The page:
Homebuilts and Accidents
Accurate homebuilt safety figures not easy to find
IN LATE MARCH, a pilot flying a Lancair executed a good emergency
landing onto the beach near Hilton Head, South Carolina, after
losing a propeller and having oil splatter over the windshield,
blocking his view.
Unfortunately, a jogger wearing earbuds was running on
the beach where the aircraft landed. The jogger was struck and
killed. The oddity of the story made it national news, and the
Associated Press (AP) ran a story about an FAA safety advisory
regarding Lancair aircraft. That left two questions: If this
incident had occurred with a type-certificated aircraft, such as
a Cessna, Piper, or Cirrus, would it have been dismissed simply
as a tragic happenstance? Or, if the jogger had been 30 seconds
faster or slower, would this incident simply be a one-day local
story about a skilled pilot making a successful emergency
landing on the beach?
A tow boat floats offshore from the scene where a small plane made an emergency
landing on Hilton Head Island, South Carolina, on March 15, 2010, killing a jogger.
Such is often the fate, however, when the media cover
homebuilt aircraft. The AP story pointed to figures that claim the
homebuilt aircraft fatal accident rate is seven times higher than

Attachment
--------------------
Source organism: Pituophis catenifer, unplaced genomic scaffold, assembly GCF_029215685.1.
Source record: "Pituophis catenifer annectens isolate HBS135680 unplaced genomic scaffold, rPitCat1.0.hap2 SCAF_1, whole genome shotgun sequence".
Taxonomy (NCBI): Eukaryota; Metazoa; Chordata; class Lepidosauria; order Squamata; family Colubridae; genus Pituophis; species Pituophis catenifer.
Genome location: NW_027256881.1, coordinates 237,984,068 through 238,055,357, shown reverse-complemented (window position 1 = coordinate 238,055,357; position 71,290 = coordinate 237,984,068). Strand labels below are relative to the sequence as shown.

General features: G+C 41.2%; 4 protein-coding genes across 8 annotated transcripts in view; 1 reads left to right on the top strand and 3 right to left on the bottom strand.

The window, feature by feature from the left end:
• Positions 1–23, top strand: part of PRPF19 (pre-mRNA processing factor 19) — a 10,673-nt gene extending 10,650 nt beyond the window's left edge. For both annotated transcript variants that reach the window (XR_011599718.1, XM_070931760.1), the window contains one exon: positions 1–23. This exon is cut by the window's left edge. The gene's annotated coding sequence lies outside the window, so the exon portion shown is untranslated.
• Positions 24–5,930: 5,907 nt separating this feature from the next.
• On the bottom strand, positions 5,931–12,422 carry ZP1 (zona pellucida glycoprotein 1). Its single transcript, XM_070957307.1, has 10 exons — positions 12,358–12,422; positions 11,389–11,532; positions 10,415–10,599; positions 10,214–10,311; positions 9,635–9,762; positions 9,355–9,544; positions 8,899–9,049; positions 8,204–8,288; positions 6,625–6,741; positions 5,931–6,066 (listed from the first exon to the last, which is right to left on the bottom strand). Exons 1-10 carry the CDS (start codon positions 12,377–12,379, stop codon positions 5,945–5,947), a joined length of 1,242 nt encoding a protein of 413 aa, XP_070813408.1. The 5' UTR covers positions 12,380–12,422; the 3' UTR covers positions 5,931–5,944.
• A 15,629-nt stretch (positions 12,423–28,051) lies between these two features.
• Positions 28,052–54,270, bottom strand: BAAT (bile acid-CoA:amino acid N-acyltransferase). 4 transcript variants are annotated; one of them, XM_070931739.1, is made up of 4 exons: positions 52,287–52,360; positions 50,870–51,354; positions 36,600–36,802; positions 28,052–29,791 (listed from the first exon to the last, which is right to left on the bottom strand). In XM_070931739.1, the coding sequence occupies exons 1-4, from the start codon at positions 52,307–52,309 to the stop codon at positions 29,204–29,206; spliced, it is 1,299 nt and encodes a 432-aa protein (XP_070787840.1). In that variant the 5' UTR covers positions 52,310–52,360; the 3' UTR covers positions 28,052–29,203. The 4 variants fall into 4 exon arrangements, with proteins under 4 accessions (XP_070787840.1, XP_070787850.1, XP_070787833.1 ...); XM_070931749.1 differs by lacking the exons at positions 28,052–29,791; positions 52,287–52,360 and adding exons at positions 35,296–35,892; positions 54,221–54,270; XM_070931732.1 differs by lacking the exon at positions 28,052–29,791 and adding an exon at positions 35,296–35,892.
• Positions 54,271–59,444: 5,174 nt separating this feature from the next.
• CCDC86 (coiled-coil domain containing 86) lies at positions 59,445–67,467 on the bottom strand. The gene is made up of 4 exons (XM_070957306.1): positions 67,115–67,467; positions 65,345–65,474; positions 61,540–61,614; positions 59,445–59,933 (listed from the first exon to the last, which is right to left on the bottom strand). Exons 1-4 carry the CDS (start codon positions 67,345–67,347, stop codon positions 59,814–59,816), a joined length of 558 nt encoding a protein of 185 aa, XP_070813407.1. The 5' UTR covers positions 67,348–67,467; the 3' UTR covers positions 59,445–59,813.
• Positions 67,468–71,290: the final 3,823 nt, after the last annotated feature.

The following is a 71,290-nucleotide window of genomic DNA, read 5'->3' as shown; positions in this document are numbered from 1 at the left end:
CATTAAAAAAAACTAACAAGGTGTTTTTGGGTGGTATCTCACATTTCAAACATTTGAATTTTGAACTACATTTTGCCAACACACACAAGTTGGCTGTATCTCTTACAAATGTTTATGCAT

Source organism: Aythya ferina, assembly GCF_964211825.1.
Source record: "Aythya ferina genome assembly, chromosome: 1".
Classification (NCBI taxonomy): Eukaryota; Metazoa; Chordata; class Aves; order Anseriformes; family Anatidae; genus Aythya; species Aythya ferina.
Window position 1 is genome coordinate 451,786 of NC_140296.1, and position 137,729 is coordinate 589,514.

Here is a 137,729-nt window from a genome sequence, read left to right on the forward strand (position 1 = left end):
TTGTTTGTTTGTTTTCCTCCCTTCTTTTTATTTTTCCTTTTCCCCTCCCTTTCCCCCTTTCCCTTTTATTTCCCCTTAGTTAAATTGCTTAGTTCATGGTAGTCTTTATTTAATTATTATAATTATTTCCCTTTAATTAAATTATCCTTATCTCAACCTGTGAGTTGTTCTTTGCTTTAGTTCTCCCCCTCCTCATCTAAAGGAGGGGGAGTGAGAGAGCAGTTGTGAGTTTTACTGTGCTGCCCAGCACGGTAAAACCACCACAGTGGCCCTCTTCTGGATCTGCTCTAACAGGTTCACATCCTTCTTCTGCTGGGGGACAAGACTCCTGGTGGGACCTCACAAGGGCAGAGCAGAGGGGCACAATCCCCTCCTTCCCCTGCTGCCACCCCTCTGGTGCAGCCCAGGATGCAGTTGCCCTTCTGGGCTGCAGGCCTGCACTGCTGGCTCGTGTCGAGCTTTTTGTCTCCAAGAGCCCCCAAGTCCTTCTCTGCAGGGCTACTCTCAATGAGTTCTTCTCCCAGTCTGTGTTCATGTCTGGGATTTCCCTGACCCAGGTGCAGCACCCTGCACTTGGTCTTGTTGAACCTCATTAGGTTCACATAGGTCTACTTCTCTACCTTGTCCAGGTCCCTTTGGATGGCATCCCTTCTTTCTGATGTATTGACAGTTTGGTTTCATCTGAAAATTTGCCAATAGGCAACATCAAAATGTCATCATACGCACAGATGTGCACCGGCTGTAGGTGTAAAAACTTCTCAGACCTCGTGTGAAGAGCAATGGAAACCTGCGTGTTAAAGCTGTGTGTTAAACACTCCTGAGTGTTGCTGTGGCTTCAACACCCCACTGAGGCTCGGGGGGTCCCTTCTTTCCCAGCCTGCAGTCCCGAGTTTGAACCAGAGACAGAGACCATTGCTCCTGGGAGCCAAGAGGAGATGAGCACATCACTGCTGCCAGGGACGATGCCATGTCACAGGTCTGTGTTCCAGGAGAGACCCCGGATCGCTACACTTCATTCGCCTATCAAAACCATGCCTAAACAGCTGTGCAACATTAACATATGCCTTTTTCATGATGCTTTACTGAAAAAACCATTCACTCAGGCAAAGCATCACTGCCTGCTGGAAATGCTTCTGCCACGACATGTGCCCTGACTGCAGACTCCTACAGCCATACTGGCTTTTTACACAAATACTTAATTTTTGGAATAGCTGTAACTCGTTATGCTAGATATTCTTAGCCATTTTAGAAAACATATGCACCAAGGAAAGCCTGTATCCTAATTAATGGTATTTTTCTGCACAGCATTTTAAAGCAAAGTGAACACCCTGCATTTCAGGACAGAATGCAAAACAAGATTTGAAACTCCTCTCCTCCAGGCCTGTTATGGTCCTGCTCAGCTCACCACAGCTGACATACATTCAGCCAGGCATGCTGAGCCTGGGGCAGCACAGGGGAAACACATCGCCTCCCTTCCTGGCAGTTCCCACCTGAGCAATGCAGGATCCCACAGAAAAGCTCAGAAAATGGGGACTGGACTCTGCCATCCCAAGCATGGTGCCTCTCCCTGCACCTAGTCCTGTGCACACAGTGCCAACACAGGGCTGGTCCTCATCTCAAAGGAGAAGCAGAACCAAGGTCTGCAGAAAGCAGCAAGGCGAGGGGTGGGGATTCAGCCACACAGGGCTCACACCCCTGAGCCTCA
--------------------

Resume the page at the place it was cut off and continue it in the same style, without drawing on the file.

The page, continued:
factory-built aircraft. The AP did not contact EAA and attributed
the numbers to the FAA and the National Transportation Safety
EAA contacted the AP reporter immediately after the story
was posted and convinced the reporter to add text that said that
EAA disagrees with the numbers and believes the actual accident
rate is much lower.
Such articles are aggravating to pilots and EAA, as they can
create a misconception that homebuilts are unsafe aircraft.
Accurate analysis of the accident numbers helps focus on areas
The questions we should be asking are not whether
homebuilts have more accidents than factory-built aircraft, since
that game could be played all the way down the line…privately
flown piston-powered aircraft have more accidents than privately
flown turbine-powered aircraft; turbine-powered general aviation
aircraft have more accidents than airliners; and so on. Instead,
the questions to be asked are: Is there an excessive number of
homebuilt accidents? What can we as a homebuilt community do
to improve this situation?